Lessons waiting to be discovered
Back-posting from Oct. 10.
Today, I was taught many unexpected and invaluable travelling lessons.
I signed up to join a local tour in Bangkok to take me to the Damnoen Saduak Floating Market and Maeklong Railway Market. On the minibus I met Marty from Australia. He’s been travelling through the norther parts of SE Asia for a few weeks, including Laos and Thailand. Since it was a half day tour, we got the chance to share some experiences. Since it was relatively early on in my lone-backpacking journey, I needed to get rid of some of my naive habits.
Negotiating tuk tuks: We were waiting for the train to come through the railway market when Marty suggested if we can roam around the city to see if there’s something worth looking at. We talked to one tuk tuk driver which quoted us a ridiculous rate for just a short ride around the city (which wasn’t big at all) – to which we politely rejected. After crossing the streets and asking another tuk tuk, the driver hesitated for a moment and asked the driver whom we just asked (in Thai, most likely how much we were quoted). We left right away, as Marty pointed out he likely wasn’t going to quote anything lower. We later found another tuk tuk for half the price. Lesson learned: negotiate the price quickly, and if it takes too long, move on to the next one. There’s always bound to be someone who is willing to make a quick buck.
Navigating Bangkok: Khlong Saen Saep is a river canal that runs directly east-west through the heart of Bangkok. I was having a hard time navigating back from the Khao San area to my hotel area, which is central around MBK shopping mall. Using the local metro system requires walking about 15-20 minutes on the busy streets of Bangkok and then the metro takes another 30 minutes. Total time: roughly 1 hour. The other option is to take a bus, but timing is extremely tough, as the the traffic in Bangkok is pretty hell during rush hour, and that journey can easily take two or more hours.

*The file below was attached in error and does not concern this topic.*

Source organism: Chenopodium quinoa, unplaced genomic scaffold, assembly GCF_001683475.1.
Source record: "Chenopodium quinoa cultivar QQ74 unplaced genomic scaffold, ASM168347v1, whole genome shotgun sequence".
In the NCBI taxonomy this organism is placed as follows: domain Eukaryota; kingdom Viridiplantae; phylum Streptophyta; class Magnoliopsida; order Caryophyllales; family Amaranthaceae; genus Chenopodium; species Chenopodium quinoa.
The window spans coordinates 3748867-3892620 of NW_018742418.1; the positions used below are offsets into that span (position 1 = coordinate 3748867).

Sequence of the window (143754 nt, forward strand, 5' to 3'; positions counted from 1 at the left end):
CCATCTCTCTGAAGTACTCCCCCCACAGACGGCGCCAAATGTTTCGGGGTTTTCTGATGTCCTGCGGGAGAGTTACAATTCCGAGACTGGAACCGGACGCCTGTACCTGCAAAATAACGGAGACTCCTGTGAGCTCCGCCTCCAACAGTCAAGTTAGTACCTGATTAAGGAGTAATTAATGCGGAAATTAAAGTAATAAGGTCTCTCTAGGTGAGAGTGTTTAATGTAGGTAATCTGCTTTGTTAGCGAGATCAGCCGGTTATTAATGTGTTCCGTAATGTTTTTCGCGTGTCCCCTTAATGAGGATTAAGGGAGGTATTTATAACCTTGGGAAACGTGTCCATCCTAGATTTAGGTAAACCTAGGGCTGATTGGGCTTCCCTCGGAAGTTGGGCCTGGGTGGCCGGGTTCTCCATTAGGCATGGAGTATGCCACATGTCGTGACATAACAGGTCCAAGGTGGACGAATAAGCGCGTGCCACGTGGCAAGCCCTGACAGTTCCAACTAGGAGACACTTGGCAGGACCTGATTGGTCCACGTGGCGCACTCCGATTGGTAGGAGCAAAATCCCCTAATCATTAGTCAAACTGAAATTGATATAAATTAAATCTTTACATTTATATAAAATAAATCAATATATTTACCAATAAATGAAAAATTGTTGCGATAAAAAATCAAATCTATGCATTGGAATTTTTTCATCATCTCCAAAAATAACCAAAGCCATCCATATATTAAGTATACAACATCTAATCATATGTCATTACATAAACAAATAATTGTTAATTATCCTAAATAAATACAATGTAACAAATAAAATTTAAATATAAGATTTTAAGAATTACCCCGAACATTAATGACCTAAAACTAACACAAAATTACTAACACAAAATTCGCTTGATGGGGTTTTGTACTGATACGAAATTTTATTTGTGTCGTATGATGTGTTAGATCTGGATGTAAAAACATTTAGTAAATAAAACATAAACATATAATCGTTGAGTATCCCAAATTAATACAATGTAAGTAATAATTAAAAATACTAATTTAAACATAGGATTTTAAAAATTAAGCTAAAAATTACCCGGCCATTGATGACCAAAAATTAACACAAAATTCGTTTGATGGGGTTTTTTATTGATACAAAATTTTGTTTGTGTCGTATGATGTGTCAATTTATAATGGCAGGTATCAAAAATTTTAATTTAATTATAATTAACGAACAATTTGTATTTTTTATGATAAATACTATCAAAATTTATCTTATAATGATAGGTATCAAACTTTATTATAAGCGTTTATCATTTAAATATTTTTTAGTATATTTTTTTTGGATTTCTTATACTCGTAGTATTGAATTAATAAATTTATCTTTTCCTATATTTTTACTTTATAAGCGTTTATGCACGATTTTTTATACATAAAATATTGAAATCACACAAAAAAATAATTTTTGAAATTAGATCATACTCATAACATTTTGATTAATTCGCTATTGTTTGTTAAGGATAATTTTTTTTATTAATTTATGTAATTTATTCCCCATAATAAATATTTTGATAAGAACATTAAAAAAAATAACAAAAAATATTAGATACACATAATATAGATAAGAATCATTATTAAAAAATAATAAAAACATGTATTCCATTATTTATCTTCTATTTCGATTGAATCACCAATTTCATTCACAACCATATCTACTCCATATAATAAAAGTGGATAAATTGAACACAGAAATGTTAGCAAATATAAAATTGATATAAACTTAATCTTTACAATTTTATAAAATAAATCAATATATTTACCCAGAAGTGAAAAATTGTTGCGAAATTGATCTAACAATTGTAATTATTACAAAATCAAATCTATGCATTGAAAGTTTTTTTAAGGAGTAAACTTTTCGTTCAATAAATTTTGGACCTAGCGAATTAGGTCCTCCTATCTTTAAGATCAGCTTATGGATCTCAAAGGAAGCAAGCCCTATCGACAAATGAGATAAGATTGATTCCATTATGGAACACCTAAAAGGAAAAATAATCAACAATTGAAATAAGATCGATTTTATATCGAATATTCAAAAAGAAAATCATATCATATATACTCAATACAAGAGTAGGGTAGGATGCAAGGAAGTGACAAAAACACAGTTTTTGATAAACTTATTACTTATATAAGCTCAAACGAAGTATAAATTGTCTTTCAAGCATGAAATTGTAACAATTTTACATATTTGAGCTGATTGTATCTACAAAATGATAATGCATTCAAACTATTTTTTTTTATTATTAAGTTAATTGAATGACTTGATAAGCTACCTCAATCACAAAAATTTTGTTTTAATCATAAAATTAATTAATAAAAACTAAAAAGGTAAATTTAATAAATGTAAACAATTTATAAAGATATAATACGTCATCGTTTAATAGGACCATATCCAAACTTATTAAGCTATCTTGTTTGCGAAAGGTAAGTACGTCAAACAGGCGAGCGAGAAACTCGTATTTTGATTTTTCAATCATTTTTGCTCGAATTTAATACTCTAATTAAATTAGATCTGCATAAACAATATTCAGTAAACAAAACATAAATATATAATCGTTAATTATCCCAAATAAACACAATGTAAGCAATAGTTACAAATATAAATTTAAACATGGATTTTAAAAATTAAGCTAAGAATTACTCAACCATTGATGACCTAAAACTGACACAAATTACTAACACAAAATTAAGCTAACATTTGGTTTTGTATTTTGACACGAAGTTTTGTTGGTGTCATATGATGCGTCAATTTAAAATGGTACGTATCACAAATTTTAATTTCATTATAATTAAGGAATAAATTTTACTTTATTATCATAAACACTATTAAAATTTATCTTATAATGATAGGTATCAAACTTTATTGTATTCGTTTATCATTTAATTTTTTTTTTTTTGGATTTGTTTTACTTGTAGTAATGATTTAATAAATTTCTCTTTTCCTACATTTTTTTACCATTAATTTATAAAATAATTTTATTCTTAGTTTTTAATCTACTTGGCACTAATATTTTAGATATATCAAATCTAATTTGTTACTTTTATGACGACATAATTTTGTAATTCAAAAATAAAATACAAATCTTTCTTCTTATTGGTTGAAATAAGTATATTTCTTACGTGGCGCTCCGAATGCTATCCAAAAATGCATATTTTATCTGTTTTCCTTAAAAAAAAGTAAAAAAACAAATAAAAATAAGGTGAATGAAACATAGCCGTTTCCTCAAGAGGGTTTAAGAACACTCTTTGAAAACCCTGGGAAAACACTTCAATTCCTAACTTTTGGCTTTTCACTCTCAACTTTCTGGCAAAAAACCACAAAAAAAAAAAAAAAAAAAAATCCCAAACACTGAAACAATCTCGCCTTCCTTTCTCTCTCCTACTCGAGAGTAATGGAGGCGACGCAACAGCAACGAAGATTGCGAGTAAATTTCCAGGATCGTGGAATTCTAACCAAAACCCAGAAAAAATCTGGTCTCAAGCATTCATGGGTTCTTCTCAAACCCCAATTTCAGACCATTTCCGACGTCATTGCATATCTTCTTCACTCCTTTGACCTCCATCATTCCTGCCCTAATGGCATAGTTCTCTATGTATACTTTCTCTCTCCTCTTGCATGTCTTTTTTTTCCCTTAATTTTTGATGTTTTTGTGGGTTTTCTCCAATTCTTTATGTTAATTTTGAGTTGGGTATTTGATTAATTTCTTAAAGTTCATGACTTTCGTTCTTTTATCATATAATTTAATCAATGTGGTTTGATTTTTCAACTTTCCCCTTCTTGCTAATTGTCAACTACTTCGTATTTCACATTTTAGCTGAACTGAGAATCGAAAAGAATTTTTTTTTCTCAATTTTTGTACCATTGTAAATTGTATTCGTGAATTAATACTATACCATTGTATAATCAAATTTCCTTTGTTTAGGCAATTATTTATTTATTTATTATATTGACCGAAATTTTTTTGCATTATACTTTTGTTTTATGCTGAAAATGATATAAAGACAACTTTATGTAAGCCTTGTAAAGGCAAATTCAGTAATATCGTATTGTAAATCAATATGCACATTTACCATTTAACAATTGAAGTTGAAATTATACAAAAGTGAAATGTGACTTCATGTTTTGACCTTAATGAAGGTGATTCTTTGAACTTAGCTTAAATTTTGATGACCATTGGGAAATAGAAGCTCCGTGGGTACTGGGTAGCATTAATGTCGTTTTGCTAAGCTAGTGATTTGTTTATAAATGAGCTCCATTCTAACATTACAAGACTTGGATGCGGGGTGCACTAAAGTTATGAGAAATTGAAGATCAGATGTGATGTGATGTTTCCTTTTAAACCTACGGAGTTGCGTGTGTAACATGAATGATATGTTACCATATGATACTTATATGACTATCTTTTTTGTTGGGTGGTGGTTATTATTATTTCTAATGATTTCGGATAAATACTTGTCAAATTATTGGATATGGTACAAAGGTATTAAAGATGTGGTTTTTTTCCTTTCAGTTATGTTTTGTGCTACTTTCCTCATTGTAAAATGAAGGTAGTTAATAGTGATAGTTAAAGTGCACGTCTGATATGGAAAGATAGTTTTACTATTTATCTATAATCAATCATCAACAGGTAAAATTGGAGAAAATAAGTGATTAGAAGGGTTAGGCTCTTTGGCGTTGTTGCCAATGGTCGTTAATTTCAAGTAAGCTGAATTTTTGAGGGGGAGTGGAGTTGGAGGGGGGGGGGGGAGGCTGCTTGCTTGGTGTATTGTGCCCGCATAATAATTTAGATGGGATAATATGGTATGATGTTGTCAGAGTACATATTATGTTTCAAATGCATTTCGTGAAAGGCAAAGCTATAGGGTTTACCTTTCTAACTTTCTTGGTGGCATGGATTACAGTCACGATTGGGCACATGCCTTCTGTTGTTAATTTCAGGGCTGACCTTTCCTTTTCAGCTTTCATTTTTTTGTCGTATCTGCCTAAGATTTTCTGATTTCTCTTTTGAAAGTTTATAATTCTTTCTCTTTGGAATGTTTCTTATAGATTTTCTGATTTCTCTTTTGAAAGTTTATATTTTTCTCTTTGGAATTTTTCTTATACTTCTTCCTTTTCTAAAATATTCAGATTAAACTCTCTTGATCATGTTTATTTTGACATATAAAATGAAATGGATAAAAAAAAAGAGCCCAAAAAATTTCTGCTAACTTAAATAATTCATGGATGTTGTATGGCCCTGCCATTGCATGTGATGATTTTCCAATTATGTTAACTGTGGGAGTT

Marty showed me how to take the Khlong Saen Saep boat, which costs just 10 bahts, and takes 20 minutes from Khao San Road to my hotel door to door! It takes some practice getting on and off the boat as they don’t exactly “dock” – more like a “touch and go”, and a “side curtain” to prevent river water splashes (which is quite interesting). I swear it was about 95% locals riding the boat, but that’s certainly the fastest way to go!
Experiences from travelling: Since Marty had travelled through Laos and Chiang Mai, both places that I was going to visit later on, I was able to get some information on which destinations were worth it and what to watch out for. I ended up booking a bike tour through historic Bangkok on the last day in the city due to his high recommendations, and it was one of the highlights of my stay in Bangkok.
Everyday is a lesson waiting to be learned, you just need to be willing to stretch your comfort zones.